World Economic Forum | India right example for ensuring vaccine equity, stepping up manufacturing

General view of people walking past the World Economic Forum (WEF) logo during the forum in Davos, on May 23, 2022.

General view of people walking past the World Economic Forum (WEF) logo during the forum in Davos, on May 23, 2022. | Photo Credit: Reuters

Hailing India for ramping up its COVID-19 vaccine manufacturing at the right time and for ensuring supplies to the rest of the world, leaders at the World Economic Forum on Monday said everyone else needs to follow the Indian model to ensure vaccine equity and wider inoculation.

India also assured the world that it was determined to become the global vaccine capital and it is now in a position to ensure adequate supply to other nations.

Jeremy Farrar, Director at Wellcome Trust, said India deserves huge credit for expanding its vaccine manufacturing capacity.

Seth F Berkley, CEO of Gavi, the Vaccine Alliance, said commitments and plans were in place to ensure wider inoculation globally when the vaccines first got developed, but then some roadblocks came in the form of nationalism and export bans. However, those issues got resolved eventually, he added.

Berkley also cited the example of Indian manufacturers to drive home the point that there was a need for the industry to step up its efforts to widen the availability of vaccines.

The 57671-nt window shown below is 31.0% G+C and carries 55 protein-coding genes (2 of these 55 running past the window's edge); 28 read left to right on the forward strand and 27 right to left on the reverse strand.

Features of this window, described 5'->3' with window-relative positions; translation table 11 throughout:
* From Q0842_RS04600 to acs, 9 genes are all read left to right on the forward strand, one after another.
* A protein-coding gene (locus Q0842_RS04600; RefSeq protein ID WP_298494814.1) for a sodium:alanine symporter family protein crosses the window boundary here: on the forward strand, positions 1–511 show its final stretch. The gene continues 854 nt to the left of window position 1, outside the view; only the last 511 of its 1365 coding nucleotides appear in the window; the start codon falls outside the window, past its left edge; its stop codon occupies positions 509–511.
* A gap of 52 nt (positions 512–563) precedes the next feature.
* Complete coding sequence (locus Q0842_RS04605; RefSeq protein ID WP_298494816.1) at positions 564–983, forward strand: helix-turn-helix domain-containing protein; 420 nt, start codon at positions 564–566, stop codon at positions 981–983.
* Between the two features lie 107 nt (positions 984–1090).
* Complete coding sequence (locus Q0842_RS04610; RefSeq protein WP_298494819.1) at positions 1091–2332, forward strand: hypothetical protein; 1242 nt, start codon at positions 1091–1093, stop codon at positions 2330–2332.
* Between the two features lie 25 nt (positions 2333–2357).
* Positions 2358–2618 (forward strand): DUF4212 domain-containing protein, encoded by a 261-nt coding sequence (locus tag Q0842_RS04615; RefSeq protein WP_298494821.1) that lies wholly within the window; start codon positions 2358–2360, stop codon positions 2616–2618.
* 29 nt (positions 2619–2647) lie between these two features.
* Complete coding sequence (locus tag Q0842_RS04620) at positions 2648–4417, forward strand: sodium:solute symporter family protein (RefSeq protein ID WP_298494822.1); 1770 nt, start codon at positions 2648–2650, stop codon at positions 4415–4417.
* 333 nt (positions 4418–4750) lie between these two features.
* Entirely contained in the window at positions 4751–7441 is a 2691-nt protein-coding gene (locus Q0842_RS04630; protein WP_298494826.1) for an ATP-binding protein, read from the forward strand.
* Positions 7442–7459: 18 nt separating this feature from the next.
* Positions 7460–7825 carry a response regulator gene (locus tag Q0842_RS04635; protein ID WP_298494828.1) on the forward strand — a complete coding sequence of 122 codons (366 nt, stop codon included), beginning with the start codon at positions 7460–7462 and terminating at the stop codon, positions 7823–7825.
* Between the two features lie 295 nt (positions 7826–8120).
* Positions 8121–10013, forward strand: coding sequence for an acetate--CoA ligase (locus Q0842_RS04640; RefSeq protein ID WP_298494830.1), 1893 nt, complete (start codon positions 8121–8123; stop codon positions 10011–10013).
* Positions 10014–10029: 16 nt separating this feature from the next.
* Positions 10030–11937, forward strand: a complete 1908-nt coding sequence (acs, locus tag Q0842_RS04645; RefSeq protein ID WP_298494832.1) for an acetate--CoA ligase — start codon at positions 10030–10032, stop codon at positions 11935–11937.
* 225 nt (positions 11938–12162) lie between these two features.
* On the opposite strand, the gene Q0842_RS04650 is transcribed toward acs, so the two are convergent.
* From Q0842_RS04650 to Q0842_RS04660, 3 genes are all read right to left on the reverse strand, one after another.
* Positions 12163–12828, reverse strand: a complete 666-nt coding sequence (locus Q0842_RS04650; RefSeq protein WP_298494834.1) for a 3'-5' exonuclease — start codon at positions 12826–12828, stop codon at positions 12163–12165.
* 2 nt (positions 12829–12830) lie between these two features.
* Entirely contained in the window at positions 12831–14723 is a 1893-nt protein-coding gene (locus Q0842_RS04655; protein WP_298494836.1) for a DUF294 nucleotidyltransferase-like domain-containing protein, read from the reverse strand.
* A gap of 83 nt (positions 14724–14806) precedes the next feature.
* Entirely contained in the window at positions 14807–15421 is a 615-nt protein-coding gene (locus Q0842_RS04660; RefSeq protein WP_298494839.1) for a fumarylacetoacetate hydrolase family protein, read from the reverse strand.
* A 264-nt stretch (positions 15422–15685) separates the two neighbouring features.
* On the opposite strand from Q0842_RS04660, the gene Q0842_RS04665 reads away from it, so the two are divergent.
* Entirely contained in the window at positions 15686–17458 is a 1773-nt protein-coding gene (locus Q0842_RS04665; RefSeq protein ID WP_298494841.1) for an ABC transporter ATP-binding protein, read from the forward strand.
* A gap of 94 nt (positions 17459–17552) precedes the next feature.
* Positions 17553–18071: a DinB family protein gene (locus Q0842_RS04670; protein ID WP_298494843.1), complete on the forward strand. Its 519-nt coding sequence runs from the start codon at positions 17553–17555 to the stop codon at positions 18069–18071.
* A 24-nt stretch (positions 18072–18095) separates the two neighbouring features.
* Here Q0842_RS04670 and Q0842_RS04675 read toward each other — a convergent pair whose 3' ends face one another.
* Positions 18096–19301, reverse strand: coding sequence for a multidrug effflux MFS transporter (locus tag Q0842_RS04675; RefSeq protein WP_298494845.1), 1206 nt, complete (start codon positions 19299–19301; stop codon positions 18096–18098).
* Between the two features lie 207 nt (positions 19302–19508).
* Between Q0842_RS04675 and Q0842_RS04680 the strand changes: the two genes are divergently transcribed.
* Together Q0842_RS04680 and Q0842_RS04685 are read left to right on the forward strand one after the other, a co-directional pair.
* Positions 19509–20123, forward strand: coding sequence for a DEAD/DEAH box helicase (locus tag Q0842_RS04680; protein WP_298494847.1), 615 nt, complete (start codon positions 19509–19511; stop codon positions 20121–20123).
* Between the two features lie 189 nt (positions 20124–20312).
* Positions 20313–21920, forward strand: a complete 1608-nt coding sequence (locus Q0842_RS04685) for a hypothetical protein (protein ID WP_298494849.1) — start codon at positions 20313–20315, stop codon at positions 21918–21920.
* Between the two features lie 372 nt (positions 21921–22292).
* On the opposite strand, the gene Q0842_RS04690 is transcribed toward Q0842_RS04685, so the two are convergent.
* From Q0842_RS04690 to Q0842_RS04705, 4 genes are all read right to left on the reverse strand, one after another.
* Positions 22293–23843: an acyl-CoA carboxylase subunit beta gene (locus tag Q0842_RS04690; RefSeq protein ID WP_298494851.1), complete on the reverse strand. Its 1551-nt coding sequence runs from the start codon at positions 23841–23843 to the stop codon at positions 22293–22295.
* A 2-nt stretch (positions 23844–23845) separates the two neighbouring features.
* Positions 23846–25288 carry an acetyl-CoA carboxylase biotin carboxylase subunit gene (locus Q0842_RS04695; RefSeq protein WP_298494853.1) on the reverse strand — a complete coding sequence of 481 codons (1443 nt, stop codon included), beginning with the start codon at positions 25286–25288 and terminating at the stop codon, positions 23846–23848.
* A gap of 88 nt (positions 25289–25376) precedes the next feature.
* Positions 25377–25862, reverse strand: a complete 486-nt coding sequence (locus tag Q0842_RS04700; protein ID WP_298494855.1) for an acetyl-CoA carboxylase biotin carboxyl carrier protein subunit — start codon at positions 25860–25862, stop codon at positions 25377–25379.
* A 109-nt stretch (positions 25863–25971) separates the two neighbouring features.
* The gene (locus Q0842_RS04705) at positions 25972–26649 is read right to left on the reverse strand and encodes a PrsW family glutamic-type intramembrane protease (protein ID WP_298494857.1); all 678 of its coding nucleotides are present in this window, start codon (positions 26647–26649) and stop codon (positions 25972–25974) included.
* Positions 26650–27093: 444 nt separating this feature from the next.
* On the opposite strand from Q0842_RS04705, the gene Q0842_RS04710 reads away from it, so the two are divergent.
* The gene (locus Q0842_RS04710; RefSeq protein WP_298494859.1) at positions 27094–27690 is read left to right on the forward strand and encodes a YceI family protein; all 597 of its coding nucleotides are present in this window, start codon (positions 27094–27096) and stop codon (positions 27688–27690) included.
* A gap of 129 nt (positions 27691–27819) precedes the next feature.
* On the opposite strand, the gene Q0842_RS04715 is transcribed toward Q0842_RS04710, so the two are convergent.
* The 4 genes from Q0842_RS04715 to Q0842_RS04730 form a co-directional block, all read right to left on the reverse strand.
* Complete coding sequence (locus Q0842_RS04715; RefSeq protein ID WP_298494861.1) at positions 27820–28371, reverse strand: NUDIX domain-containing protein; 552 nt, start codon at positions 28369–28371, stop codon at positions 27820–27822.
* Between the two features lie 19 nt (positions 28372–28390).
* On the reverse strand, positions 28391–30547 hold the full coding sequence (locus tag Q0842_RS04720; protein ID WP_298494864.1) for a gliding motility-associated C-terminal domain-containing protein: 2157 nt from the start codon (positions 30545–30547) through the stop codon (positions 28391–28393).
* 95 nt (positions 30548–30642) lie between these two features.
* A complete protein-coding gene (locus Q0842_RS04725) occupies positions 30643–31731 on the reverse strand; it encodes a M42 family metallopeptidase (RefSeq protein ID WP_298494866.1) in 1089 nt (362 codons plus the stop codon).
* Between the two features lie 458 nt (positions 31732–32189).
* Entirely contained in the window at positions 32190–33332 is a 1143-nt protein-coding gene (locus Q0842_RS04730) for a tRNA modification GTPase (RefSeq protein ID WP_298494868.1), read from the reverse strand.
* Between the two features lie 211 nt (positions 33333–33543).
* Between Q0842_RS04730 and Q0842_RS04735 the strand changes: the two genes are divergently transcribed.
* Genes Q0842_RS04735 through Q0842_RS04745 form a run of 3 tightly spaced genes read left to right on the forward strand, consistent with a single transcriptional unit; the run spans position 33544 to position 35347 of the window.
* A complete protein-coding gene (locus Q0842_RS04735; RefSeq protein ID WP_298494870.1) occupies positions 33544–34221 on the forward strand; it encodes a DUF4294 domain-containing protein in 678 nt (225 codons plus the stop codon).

Oxfam International Executive Director Gabriela Bucher said what worries her the most is the model that is in existence regarding vaccine equality and vaccine equity.

"The story of vaccine has been the story of contrast. The speed at which the vaccines were produced was indeed incredible, but somehow it couldn't reach all parts of the world, the under-developed and the poorer regions," she said.

Bucher said India has been a good example and the same needs to be followed by all for ensuring vaccine equality and vaccine equity and their availability for all.

Speaking in the same panel, NITI Aayog CEO Amitabh Kant said, "When the second wave hit India, and it was a disastrous wave, it was very important to take care of our huge population and at that time we had only two vaccine manufacturers." "Now, we have ten manufacturers, 14 other vaccines are in various stages of development and we are now determined to become the vaccine capital of the world. We also believe that no Indian is safe till the time everyone else in the world is safe and therefore we will ensure that we supply the vaccines to everyone and wherever they are required," he said.

Berkley also said technology transfer was done to India for two vaccines with an aim that the country could manufacture those jabs for its own population as well as for other countries, but that could not happen in case of one vaccine for some time.

To this, Kant replied that it happened because of the devastating second wave that hit India at that time and because it was the first large country to be impacted by the second wave.

The panellists discussed that from testing to treatments and vaccines, the world has got the tools to bring the pandemic under control but only if these are used properly and shared fairly.

They also discussed how leaders can ensure equitable supply of these tools to boost population immunity, protect health systems and enable economies to reopen.

Moderna CEO Stephane Bancel said the world needs to be cautious about the emerging variants of the COVID-19 virus and while it was good news that Omicron was not as bad as the Delta variant, one should not relax as the next one could again be worse.

"What worries me is the impact of the pandemic on the learning ability of children and the time they lost in studies and the impact on the women. We will need to find some technological answers to all these worries," Kant added.

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Printable version | Jun 30, 2022 12:29:02 am |